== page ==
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Biochemistry. 1998 Aug 18;37(33):11516-23.

Interactions of phenol and m-cresol in the insulin hexamer, and their effect on the association properties of B28 pro --> Asp insulin analogues.

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Department of Chemistry, University of York, Heslington, England.


Insulin's natural tendency to form dimers and hexamers is significantly reduced in a mutant insulin B28 Pro --> Asp, which has been designed as a monomeric, rapid-acting hormone for therapeutic purposes. This molecule can be induced to form zinc hexamers in the presence of small phenolic derivatives which are routinely used as antimicrobial agents in insulin preparations. Two structures of B28 Asp insulin have been determined from crystals grown in the presence of phenol and m-cresol. In these crystals, insulin exists as R6 zinc hexamers containing a number of phenol or m-cresol molecules associated with aromatic side chains at the dimer-dimer interfaces. At the monomer-monomer interfaces, the B28 Pro --> Asp mutation leads to increased conformational flexibility in the B chain C termini, resulting in the loss of important intermolecular van der Waals contacts, thus explaining the monomeric character of B28 Asp insulin. The structure of a cross-linked derivative of B28 Asp insulin, containing an Ala-Lys dipeptide linker between residues B30 Ala and A1 Gly, has also determined. This forms an R6 zinc hexamer containing several m-cresol molecules. Of particular interest in this structure are two m-cresol molecules whose binding disrupted the beta-strand in one of the dimers. This observation suggests that the cross-link introduces mechanical strain on the B chain C terminus, thereby weakening the monomer-monomer interactions.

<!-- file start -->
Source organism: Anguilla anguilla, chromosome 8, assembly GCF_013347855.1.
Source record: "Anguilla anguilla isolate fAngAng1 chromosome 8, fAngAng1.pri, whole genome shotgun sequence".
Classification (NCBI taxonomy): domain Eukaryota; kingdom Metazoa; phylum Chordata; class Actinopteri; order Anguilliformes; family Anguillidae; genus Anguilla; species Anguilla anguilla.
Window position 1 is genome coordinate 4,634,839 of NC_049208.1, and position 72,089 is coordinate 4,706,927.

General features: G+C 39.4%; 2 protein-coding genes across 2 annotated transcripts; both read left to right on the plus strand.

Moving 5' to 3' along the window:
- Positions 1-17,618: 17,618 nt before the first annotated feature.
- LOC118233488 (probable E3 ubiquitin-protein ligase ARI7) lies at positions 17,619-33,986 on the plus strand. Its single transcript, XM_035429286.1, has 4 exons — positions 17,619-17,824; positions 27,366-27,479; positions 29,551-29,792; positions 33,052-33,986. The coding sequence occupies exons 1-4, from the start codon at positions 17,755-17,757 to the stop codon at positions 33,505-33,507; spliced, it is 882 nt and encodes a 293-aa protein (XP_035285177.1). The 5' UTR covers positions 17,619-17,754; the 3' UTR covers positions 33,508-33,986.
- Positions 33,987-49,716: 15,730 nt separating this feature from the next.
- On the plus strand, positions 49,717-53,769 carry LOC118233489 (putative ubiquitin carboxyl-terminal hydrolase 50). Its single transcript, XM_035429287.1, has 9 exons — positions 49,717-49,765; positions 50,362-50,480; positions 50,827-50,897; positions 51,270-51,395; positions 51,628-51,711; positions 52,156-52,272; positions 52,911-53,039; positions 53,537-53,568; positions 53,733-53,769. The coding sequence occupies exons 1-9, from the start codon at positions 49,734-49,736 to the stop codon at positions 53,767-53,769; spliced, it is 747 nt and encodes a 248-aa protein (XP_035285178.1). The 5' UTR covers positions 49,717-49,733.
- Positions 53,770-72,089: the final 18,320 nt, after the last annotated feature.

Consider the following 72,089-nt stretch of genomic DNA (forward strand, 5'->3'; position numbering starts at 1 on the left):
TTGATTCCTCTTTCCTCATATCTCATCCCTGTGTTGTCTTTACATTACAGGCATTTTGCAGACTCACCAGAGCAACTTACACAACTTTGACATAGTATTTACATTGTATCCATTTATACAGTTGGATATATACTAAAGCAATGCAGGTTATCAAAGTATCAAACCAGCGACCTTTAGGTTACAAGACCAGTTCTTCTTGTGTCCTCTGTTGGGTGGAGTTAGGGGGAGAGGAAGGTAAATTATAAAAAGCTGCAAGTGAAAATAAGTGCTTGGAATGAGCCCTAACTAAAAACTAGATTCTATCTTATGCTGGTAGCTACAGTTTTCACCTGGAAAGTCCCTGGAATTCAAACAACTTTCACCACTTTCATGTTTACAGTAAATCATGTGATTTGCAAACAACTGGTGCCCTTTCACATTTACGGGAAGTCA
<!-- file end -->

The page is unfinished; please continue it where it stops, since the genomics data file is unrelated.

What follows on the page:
[Indexed for MEDLINE]

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